Osteoarthritis is the result of a weakening of the joint cartilage, highly resistant tissue that can endure repeated stress throughout the course of your life.
Thus, with every bit of pressure, the cartilage in a weight-bearing joint resists a load equal to 4 to 6 times your body weight. This amazing resistance may be insufficient when there is repeated mechanical stress and/or weakness of the cartilage (metabolic or anatomical abnormality).
In osteoarthritis, the harmful role of mechanical phenomena is demonstrated by the site of the cartilage damage in areas of pressure and the presence of osteoarthritis in specific occupational activities.
Previously, the process of osteoarthritis was likened to the ageing process, due to progressive degeneration. However, many authors believe that the actual process is rather an accumulation of microtrauma, the amount of which obviously increases with age.
Thus, osteoarthritis which appears in elderly people is due to an accumulation of microtrauma. It is for this reason that certain people more exposed than others to various specific microtrauma develop osteoarthritis quite early.
Microtrauma more readily encountered in the workplace includes:
Mechanical vibrations and shocks transmitted by certain machine tools and objects
Disorders caused by certain movements and postures of work.
However, how these two factors cause injury to the joint has not been established scientifically.
Epidemiologically it is known, however, that individuals using pneumatic drills develop osteoarthritis of the elbow in a higher proportion than the general population.
The proof that we can provide today is an increased risk of developing osteoarthritis in connection with the pursuit of certain occupations including the following examples:
It is especially at this level that problems of a connection between degenerative disk disease and work occur most frequently. However, the triggering cause or causes of disc degeneration are not fully understood.
Some scientists suggest that a trauma to the intervertebral disc may result in separation of the epiphyseal plate (this is the junction area between the disc and the vertebra, which plays a role in nutrition of the disc). It is now well recognised that repetitive strain injuries can lead to disc degeneration and apophyseal osteoarthritis.
These repetitive strain injuries can be formed by low frequency vibration or by direct shocks and aftershocks.
People at risk are those:
Several surveys have shown that by comparing X-rays taken of heavy labourers (dockworkers) and a control group, there was, for fully comparable ages, accelerated "radiological" ageing of the spine in the group of heavy labourers.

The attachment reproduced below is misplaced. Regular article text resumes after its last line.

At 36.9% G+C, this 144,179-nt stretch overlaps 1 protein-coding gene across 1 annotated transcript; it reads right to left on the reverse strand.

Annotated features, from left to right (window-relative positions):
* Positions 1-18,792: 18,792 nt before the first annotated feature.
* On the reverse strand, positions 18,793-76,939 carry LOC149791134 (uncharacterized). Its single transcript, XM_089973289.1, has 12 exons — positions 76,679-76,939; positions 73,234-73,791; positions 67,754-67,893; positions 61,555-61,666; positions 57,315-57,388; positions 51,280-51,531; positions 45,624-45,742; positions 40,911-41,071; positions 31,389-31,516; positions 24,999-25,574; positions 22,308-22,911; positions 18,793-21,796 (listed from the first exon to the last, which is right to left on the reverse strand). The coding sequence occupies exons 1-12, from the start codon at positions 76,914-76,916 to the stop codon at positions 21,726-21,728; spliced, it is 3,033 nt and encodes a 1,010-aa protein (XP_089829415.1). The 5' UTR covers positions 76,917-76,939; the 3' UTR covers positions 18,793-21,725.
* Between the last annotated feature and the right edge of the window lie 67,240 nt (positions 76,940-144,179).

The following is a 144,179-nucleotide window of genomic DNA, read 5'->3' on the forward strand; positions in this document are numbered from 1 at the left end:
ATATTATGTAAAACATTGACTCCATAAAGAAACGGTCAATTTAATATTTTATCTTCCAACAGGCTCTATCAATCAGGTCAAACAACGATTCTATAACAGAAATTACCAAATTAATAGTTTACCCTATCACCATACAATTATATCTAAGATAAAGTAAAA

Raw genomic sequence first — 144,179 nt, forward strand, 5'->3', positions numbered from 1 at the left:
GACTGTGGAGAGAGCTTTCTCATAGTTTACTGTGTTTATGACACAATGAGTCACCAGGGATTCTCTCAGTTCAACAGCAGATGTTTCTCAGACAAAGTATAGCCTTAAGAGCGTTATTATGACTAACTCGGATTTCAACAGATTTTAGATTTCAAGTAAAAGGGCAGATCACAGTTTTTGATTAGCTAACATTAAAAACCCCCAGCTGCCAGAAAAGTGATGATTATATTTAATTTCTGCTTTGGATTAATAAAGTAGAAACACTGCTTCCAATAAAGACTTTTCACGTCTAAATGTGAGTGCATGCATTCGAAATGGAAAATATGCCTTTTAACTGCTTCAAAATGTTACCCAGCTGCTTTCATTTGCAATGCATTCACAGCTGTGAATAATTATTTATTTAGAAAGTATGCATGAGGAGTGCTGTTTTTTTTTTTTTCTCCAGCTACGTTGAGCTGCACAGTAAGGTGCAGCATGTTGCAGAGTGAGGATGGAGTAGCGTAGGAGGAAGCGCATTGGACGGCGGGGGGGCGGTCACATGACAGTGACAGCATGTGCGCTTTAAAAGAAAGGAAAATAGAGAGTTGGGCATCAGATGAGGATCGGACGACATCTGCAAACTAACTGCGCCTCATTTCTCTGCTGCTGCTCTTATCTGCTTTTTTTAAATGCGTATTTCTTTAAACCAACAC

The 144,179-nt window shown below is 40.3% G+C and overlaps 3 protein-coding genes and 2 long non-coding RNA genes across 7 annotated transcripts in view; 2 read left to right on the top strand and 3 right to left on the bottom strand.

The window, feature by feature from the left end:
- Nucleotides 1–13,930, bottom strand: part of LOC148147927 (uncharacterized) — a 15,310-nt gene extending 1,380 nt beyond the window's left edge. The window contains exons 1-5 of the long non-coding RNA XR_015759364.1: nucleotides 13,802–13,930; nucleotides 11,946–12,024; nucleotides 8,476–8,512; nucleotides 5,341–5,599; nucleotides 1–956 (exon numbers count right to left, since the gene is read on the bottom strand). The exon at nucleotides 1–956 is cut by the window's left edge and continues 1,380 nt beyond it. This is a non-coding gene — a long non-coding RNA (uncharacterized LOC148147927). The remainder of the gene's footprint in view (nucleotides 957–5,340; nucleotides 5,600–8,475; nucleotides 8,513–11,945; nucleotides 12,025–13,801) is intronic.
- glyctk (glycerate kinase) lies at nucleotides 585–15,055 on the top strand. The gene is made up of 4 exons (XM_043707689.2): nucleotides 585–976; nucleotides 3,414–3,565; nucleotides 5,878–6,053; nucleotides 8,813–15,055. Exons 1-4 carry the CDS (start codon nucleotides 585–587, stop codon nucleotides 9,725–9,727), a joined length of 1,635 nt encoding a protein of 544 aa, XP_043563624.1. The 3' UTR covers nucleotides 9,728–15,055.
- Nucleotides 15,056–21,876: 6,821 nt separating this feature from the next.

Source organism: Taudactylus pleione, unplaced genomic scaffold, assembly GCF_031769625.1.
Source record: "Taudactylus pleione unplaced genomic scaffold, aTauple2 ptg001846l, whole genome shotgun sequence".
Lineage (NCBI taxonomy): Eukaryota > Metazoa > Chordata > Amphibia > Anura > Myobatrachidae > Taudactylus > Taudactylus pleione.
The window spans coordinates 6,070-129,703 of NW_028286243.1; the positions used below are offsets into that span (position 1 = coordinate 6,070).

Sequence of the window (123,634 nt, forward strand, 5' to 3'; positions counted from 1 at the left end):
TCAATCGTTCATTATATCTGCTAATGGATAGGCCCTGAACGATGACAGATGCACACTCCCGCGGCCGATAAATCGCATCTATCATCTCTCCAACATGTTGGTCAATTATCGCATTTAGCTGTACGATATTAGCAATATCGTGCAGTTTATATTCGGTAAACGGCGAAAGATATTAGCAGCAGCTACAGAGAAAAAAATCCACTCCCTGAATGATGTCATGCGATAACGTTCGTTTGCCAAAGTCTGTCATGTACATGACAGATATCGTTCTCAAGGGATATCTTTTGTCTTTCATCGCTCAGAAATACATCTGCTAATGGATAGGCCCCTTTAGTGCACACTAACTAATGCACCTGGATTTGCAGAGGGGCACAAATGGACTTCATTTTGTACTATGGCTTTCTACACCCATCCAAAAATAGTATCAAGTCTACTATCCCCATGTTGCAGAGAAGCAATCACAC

Occupational health provides a connection between osteoarthritis of the elbow if it shows radiological signs of osteophytes (bone building at the joint involved) and certain types of work. The latter are those that give rise to vibrations such as those encountered in:
a) Hand-held power tools, including:
b) Hand-held tools related to some of the machines mentioned above, notably in chiselling work;
c) Hand-held objects during manufacture, especially in work on grinding and polishing machines and work on swaging machines (machine to reduce the diameter of a tube by hammering).
d) Work usually involving exposure to shocks caused by using manual percussive tools:
Knee osteoarthritis can be caused by repetitive bending of the knee and overloading the joint.
Work activities predisposing you to knee osteoarthritis should include a phase of squatting or kneeling with phases of straightening up, or using ladders or repeatedly going up and down stairs. These movements should be performed at least two hours a day for 5 years. If these activities are accompanied by carrying loads, the duration of exposure is reduced to two years.
The existence of the disease must be proven before the age of 55 in women and before the age of 60 in men.
Claims for compensation are taken into account by the open system, meaning that occupational exposure should be direct and determinant to the cause of the disease.
Prevention is difficult. The type of advice that a doctor can give is as follows:
You must acquire and develop good dorsolumbar and abdominal musculature.
It is essential to be familiar with good practices of postures and actions at work This is the case in straightening up of lordosis, the effort of holding oneself in a good position and being vigilant with regard to lumbar locking (see below: learning how to relieve your back).
It is important to combat excess weight and abdominal obesity.
It is important to correct hyperlordosis of the lumbar spine.
Lastly, the role of certain anomalies of the spine such as scoliosis and in particular spondylolisthesis, but also classic asymmetrical defects, now being recognised, should be corrected.
Ergonomic advice is absolutely essential and should be discussed with the company doctor.